I received last Evening at this place, your favor of the 22d with the several Enclosures—it gives me satisfaction to find that you are so soon to proceed upon the business of your commission; in the mean time, I propose being at Morris Town on the 26 Inst. where I shall probably have the pleasure of seeing you—I am Gentlemen. DLC : Papers of George Washington.
I am directed by the Commander in Chief to inclose you his Farewell Orders, which he desires you to publish on the 2d day of next month; As the General will take measures for publishing them in the Philadelphia Papers, perhaps it will be better, that they come to the Public thro’ that Channel only, as thereby all incorrect Copies will be prevented from appearing. I am Sir with greatest esteem...
I wish to be informed, whether what Arms and Accoutrements you have on hand, together with those in the Magazines capable of being put in repair in three weeks; are sufficient to equip five thousand men, exclusive of the troops now on this ground, who are destitute and must be supplied. If there are not Arms and Accoutrements to this amount, I beg you will give me the best information you can...
[ Philadelphia ] May 2, 1794 . “The Secretary of State submits to the Secretaries of the Treasury and War, whether any, and what step can be taken upon the inclosed memorial of John Leamy.” LC , RG 59, Domestic Letters of the Department of State, Vol. 6, January 2–June 26, 1794, National Archives. Leamy was a Philadelphia merchant. His memorial has not been found.
Letter not found: to Col. Henry Knox, 19 Aug. 1776. GW wrote to William Heath on this date : “I have wrote to Colo. Knox this morning.”
Messrs are delegated by the Merchants of this City to apply a sum of Money which has been raised by subscription to the relief of the Marine Prisoners in New York belonging to the Port of Philad. They are directed to consult you upon the most proper and efficacious mode of answering the benevolent intentions of the subscribers—The Gentlemen do not propose going themselves into New York—The...
Your favor of the 16th reached me last Evening. I do not see that any alteration is necessary in your instructions relating to Mr Laurens—From what we yet know, he is not at liberty to leave England and therefore as much a prisoner in fact as before the extension of his limits. I am with great Regard Gentn Yr most obt servt DLC : Papers of George Washington.
It is my wish to set off for Mount Vernon on Monday next. With some inconvenience to myself, it might be delayed until Wednesday; beyond which the purposes of my journey would, in a great measure, be defeated by further delay. I therefore desire that everything which requires my attention in your Department previous to my absence, may be laid before me with as much promptitude as the case will...
His Excellency directs me to express to you his Concern for the Circumstance you mention of the Regts being without their Compliment of Field Officers—It is unlucky, but the Inconvenience must at present remain without Remedy. Colo. Vose is unwell here—Colo. M. Jackson is incapable to perform the Duty—Nothing New has yet arrived from Phila.—tis possible there may not be that Occasion for the...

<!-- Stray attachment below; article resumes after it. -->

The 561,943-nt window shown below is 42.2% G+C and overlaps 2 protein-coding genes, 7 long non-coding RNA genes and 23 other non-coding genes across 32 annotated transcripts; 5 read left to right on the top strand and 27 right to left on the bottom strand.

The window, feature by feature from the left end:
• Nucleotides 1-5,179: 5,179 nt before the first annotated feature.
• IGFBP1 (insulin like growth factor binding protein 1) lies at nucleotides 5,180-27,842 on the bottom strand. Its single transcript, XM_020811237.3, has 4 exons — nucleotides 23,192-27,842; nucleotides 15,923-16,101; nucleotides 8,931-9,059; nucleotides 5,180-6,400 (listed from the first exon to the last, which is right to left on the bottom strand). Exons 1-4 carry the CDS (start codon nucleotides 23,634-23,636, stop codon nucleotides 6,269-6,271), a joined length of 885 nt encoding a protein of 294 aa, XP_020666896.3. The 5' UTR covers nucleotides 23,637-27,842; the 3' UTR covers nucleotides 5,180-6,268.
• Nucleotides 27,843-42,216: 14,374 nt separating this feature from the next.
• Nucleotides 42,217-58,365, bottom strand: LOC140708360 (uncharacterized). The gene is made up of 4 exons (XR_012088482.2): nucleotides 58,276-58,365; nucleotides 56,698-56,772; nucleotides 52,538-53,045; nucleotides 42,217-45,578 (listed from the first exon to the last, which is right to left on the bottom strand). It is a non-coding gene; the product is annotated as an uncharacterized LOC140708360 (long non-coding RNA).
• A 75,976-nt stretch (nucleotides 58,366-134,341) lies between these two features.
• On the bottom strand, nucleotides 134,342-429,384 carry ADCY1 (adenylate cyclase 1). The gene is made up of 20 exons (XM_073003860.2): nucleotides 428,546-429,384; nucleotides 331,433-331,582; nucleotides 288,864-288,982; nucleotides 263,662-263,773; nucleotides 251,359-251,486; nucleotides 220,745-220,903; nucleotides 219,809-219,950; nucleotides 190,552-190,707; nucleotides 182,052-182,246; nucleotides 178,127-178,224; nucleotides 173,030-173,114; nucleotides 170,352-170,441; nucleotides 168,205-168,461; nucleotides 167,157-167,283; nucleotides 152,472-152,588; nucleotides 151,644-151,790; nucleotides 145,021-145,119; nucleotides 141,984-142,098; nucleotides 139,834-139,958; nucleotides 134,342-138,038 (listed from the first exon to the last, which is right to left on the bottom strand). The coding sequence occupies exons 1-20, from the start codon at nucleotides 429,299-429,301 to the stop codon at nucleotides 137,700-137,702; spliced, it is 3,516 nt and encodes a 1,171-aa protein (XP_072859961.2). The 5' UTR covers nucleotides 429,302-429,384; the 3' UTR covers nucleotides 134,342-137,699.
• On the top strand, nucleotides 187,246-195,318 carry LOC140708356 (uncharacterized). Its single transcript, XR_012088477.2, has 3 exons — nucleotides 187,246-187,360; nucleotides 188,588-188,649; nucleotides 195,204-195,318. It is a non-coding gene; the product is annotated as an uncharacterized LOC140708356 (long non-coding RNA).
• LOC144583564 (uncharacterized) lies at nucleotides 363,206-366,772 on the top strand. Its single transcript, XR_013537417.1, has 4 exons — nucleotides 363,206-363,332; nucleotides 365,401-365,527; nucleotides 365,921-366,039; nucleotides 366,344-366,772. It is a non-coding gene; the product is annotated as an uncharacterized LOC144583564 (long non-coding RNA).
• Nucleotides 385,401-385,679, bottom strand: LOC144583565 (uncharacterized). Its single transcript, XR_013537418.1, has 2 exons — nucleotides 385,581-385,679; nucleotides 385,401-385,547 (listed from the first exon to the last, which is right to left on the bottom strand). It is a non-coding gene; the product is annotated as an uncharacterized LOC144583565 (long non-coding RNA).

New Windsor [ New York ] February 10, 1781 . Asks Knox to supply Captain Lewis Garanger with materials necessary for executing his experiments. Df , in writing of H, George Washington Papers, Library of Congress.
Inclosed is an Extract of a Letter from Governor Harrison on the subject of the Brass Cannon belonging to Virginia. I wish you to take up the matter so as to get them in our possession as quick as possible. I am Dr Genl Your very hum. Servt. DLC : Papers of George Washington.
[ Middlebrook, New Jersey, June 3, 1779. ] Catalogue description reads: “Regarding DeKalb’s movements.” Letter not found. ] ALS , sold by C. F. Libbie, April 26, 1904, Lot 1125.
I have received some Intelligence wch has induced me to lay aside the enterprize I had in view—you will be pleased therefore to suspend the Measures & orders you were to execute. I shall now turn My thoughts to Winter Quarters, & have illegible for the Qr Mr to fix matters for this purpose. I am Dr Sir yr &ct. NjMoNP : Papers of George Washington.
New Windsor [ New York ] February 9, 1781 . Commends Knox for measures taken to carry out instructions sent on January 7. Df , in writing of H, George Washington Papers, Library of Congress.
Philadelphia, June 27, 1791. “In Obedience to the directions of the Governor, I have the honor to present to you, a Copy of the Laws of this Commonwealth, passed at the last Sessions of the General Assembly.” LC , Division of Public Records, Pennsylvania Historical and Museum Commission, Harrisburg.
[ Springfield, New Jersey ] June 21, 1780 . Instructs Knox to transport the flour at Trenton, New Jersey, to New Windsor, New York. Df , in writing of H, George Washington Papers, Library of Congress.